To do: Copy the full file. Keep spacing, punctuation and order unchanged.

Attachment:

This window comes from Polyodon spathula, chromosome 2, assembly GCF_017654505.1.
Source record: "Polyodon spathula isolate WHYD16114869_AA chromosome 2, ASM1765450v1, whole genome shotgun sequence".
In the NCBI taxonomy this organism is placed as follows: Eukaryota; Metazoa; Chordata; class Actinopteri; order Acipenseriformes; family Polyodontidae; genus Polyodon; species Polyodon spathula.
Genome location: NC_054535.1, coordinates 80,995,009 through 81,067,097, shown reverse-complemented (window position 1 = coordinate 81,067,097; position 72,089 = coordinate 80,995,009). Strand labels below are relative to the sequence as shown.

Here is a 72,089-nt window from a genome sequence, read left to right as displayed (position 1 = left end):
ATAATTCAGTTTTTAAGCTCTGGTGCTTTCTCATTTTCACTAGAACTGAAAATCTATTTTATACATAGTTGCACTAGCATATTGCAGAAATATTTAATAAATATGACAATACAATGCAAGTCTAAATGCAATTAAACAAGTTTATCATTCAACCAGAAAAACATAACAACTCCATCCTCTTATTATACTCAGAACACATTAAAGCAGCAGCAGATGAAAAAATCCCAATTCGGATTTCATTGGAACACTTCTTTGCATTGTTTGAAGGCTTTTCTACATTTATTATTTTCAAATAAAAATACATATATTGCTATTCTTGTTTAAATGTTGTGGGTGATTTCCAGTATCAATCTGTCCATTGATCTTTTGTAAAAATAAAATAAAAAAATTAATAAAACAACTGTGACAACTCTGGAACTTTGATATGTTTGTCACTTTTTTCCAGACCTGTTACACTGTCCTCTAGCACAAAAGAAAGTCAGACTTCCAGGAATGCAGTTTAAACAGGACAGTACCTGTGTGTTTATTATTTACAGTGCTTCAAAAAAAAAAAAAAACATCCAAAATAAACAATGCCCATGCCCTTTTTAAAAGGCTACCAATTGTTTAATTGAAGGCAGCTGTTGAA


This window comes from Polyodon spathula, chromosome 2, assembly GCF_017654505.1.
Source record: "Polyodon spathula isolate WHYD16114869_AA chromosome 2, ASM1765450v1, whole genome shotgun sequence".
In the NCBI taxonomy this organism is placed as follows: Eukaryota; Metazoa; Chordata; class Actinopteri; order Acipenseriformes; family Polyodontidae; genus Polyodon; species Polyodon spathula.
Genome location: NC_054535.1, coordinates 80,995,009 through 81,067,097, shown reverse-complemented (window position 1 = coordinate 81,067,097; position 72,089 = coordinate 80,995,009). Strand labels below are relative to the sequence as shown.

Here is a 72,089-nt window from a genome sequence, read left to right as displayed (position 1 = left end):
ATAATTCAGTTTTTAAGCTCTGGTGCTTTCTCATTTTCACTAGAACTGAAAATCTATTTTATACATAGTTGCACTAGCATATTGCAGAAATATTTAATAAATATGACAATACAATGCAAGTCTAAATGCAATTAAACAAGTTTATCATTCAACCAGAAAAACATAACAACTCCATCCTCTTATTATACTCAGAACACATTAAAGCAGCAGCAGATGAAAAAATCCCAATTCGGATTTCATTGGAACACTTCTTTGCATTGTTTGAAGGCTTTTCTACATTTATTATTTTCAAATAAAAATACATATATTGCTATTCTTGTTTAAATGTTGTGGGTGATTTCCAGTATCAATCTGTCCATTGATCTTTTGTAAAAATAAAATAAAAAAATTAATAAAACAACTGTGACAACTCTGGAACTTTGATATGTTTGTCACTTTTTTCCAGACCTGTTACACTGTCCTCTAGCACAAAAGAAAGTCAGACTTCCAGGAATGCAGTTTAAACAGGACAGTACCTGTGTGTTTATTATTTACAGTGCTTCAAAAAAAAAAAAAAACATCCAAAATAAACAATGCCCATGCCCTTTTTAAAAGGCTACCAATTGTTTAATTGAAGGCAGCTGTTGAA